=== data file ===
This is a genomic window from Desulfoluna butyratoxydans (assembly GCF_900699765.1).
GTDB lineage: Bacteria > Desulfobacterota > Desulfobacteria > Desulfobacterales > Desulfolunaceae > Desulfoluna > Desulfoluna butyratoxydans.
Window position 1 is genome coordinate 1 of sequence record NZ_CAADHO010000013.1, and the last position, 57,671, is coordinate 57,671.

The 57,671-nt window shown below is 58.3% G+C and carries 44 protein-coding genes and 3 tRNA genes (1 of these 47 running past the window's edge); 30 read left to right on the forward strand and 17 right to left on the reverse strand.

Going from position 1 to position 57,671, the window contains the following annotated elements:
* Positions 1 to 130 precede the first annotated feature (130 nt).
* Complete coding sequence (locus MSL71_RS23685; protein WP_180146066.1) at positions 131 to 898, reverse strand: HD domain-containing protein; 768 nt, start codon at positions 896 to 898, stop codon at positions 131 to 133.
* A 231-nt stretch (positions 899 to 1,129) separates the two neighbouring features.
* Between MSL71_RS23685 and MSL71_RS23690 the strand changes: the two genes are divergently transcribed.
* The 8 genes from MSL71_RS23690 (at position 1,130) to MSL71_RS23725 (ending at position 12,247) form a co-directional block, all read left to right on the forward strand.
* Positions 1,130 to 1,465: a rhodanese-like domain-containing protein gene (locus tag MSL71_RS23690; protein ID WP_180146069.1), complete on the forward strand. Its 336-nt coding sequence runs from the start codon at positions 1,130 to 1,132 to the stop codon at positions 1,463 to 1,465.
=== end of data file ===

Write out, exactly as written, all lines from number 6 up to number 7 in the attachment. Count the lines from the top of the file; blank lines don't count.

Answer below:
* Positions 1 to 130 precede the first annotated feature (130 nt).
* Complete coding sequence (locus MSL71_RS23685; protein WP_180146066.1) at positions 131 to 898, reverse strand: HD domain-containing protein; 768 nt, start codon at positions 896 to 898, stop codon at positions 131 to 133.